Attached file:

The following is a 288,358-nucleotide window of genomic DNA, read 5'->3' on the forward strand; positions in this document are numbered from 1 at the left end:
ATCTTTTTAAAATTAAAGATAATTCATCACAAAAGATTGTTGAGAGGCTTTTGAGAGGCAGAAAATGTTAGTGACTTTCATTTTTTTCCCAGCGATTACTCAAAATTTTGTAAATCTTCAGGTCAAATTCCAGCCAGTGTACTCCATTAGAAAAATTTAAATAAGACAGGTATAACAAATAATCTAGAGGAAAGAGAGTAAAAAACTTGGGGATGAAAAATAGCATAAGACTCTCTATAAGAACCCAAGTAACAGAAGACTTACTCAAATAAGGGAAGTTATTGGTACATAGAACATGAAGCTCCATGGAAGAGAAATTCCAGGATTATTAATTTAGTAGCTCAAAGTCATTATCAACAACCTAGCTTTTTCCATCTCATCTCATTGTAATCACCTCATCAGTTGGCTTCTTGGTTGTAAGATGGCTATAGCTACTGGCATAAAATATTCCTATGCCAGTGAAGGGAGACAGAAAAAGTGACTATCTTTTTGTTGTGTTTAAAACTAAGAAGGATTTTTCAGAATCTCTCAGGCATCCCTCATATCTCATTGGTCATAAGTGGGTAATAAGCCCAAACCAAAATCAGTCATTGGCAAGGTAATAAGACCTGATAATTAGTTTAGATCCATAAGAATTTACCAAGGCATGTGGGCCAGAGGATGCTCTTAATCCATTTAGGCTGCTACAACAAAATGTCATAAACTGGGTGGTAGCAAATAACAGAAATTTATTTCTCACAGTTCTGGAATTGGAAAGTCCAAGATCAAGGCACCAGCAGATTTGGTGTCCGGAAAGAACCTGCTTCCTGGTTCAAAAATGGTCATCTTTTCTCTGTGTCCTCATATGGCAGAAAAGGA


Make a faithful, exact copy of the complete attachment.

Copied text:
The following is a 288,358-nucleotide window of genomic DNA, read 5'->3' on the forward strand; positions in this document are numbered from 1 at the left end:
ATCTTTTTAAAATTAAAGATAATTCATCACAAAAGATTGTTGAGAGGCTTTTGAGAGGCAGAAAATGTTAGTGACTTTCATTTTTTTCCCAGCGATTACTCAAAATTTTGTAAATCTTCAGGTCAAATTCCAGCCAGTGTACTCCATTAGAAAAATTTAAATAAGACAGGTATAACAAATAATCTAGAGGAAAGAGAGTAAAAAACTTGGGGATGAAAAATAGCATAAGACTCTCTATAAGAACCCAAGTAACAGAAGACTTACTCAAATAAGGGAAGTTATTGGTACATAGAACATGAAGCTCCATGGAAGAGAAATTCCAGGATTATTAATTTAGTAGCTCAAAGTCATTATCAACAACCTAGCTTTTTCCATCTCATCTCATTGTAATCACCTCATCAGTTGGCTTCTTGGTTGTAAGATGGCTATAGCTACTGGCATAAAATATTCCTATGCCAGTGAAGGGAGACAGAAAAAGTGACTATCTTTTTGTTGTGTTTAAAACTAAGAAGGATTTTTCAGAATCTCTCAGGCATCCCTCATATCTCATTGGTCATAAGTGGGTAATAAGCCCAAACCAAAATCAGTCATTGGCAAGGTAATAAGACCTGATAATTAGTTTAGATCCATAAGAATTTACCAAGGCATGTGGGCCAGAGGATGCTCTTAATCCATTTAGGCTGCTACAACAAAATGTCATAAACTGGGTGGTAGCAAATAACAGAAATTTATTTCTCACAGTTCTGGAATTGGAAAGTCCAAGATCAAGGCACCAGCAGATTTGGTGTCCGGAAAGAACCTGCTTCCTGGTTCAAAAATGGTCATCTTTTCTCTGTGTCCTCATATGGCAGAAAAGGA